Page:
When their father dies, none of the three Harcourt girls Helen, Jane and Rosalie are particularly upset.
Gerald Harcourt was a distant figure in their lives and he is easily forgotten.
The loss of the family’s income, however, is not something so easily overcome.
When their mother Anna discovers that they have been left penniless, she decides to move them out of London and back her hometown in Scotland.
Helen, the demanding and selfish eldest sister, decamps almost immediately to Edinburgh in search of the excitement and refinement Ryddelton cannot offer but the others remain and begin to make very happy lives for themselves.
Rosalie, having always lived in her more beautiful eldest sister’s shadow, begins to come into her own.
Anna, freed of the formalities of her London life, is happier and more relaxed than her daughters have ever known her.
And Jane, our narrator, finds an education she could never have gotten at Oxford in her work as a secretary for Mrs Millard, an eccentric biographer currently residing in the village.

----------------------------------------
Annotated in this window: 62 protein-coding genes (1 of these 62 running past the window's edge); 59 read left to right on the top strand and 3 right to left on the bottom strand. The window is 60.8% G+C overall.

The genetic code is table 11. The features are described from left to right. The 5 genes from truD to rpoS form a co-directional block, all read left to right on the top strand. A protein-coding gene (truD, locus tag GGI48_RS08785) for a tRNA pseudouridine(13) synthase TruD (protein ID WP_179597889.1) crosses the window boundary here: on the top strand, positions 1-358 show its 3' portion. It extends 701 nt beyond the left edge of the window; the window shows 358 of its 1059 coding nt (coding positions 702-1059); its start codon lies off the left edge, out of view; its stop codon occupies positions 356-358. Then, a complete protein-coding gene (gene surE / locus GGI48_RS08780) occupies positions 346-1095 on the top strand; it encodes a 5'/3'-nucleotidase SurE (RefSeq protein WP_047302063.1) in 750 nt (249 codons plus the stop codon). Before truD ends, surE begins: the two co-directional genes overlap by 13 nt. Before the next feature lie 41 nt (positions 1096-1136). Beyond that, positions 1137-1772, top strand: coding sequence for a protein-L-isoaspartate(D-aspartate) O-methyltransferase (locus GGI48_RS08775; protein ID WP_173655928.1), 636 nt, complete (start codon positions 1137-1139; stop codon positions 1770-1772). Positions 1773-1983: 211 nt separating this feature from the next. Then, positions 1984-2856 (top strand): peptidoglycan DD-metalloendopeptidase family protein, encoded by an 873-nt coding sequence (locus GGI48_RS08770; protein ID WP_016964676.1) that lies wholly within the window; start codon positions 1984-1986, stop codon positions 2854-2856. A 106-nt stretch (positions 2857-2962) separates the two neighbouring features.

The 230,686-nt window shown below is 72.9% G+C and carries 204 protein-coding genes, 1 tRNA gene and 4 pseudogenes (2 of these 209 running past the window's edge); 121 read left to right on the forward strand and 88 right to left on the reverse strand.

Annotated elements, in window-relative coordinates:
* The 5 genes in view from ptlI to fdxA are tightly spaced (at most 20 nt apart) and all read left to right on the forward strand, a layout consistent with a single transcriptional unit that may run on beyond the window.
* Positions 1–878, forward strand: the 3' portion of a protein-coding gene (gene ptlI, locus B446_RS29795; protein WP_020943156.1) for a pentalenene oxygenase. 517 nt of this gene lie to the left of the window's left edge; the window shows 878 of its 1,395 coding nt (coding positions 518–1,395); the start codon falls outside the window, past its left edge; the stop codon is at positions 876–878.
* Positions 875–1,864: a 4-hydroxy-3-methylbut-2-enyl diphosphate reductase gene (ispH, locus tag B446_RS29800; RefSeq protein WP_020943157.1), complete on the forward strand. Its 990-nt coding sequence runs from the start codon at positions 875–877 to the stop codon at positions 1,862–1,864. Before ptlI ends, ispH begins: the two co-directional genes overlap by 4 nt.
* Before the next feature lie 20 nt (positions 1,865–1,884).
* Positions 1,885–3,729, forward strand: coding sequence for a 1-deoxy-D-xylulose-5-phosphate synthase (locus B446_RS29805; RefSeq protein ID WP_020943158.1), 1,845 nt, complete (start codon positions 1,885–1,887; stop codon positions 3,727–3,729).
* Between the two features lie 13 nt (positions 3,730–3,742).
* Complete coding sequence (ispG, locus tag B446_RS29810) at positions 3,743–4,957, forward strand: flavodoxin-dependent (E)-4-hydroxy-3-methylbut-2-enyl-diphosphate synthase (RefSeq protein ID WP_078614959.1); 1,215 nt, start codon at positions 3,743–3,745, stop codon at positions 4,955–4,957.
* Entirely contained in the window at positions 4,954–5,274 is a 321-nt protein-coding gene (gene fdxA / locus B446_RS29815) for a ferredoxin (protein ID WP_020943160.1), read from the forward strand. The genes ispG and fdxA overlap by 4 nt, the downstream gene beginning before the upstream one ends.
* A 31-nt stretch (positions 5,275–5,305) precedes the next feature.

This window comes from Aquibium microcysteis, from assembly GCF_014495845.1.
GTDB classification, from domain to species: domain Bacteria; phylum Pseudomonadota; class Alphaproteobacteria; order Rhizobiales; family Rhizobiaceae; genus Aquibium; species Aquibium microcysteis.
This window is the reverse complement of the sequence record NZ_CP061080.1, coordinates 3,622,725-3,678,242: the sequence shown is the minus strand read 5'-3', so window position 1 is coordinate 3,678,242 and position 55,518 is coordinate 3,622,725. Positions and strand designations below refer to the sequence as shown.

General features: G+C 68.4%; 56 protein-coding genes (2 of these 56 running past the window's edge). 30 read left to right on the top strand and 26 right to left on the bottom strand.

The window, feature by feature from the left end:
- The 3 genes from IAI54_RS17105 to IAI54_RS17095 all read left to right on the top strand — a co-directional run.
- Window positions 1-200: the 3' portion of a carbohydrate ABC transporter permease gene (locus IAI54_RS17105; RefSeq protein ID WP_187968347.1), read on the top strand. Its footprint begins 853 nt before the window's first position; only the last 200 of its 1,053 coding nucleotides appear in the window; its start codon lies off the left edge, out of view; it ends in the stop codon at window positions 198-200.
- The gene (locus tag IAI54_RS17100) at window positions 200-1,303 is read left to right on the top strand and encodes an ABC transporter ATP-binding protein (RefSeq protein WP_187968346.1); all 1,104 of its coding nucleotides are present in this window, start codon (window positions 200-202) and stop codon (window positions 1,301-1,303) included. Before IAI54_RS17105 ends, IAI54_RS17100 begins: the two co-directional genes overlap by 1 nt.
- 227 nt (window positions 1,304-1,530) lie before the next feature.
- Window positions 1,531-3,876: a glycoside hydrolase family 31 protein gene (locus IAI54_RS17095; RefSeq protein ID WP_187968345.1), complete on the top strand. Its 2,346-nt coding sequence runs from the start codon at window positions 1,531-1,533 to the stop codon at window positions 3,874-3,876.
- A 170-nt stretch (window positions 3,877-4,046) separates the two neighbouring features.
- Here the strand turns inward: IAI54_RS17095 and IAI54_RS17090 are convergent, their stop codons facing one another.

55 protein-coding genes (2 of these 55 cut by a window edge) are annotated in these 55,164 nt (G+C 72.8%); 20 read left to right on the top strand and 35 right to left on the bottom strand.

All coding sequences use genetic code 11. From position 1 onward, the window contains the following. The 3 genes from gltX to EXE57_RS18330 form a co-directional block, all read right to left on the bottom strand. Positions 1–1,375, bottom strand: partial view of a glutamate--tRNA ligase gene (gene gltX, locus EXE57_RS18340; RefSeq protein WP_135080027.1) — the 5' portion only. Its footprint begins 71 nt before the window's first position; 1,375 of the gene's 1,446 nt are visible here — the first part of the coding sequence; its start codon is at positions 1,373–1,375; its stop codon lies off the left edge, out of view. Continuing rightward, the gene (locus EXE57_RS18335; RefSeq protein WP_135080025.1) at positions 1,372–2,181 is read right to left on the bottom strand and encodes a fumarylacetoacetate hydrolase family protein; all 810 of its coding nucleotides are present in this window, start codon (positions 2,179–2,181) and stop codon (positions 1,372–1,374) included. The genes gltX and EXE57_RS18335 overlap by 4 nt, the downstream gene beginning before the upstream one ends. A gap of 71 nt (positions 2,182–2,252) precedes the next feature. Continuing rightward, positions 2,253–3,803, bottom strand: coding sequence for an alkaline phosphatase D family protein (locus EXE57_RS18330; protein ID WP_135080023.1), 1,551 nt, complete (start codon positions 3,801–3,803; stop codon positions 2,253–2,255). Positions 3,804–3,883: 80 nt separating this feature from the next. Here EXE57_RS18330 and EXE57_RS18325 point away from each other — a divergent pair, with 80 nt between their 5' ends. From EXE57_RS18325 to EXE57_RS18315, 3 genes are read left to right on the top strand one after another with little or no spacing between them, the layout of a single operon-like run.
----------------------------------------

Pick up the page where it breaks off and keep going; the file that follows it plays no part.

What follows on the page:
Her daughters seem to be settling down to their new life too, until Jane meets Ronnie. Ronnie appears to find ail the Harcourts attractive — but he can only marry one…
One by one the three charming and attractive Harcourt sisters fell in love with the tall, broad shouldered and talented bacteriologist.
Jane, the struggling writer, met him first and made him the hero of her novel.
Rosalie, pretty and quiet, met him on a holiday and made him the hero of her life.
But when beautiful, graceful and elegant Helen met him on a weekend trip, she made him her slave. Helen needed only to smile to get her own way….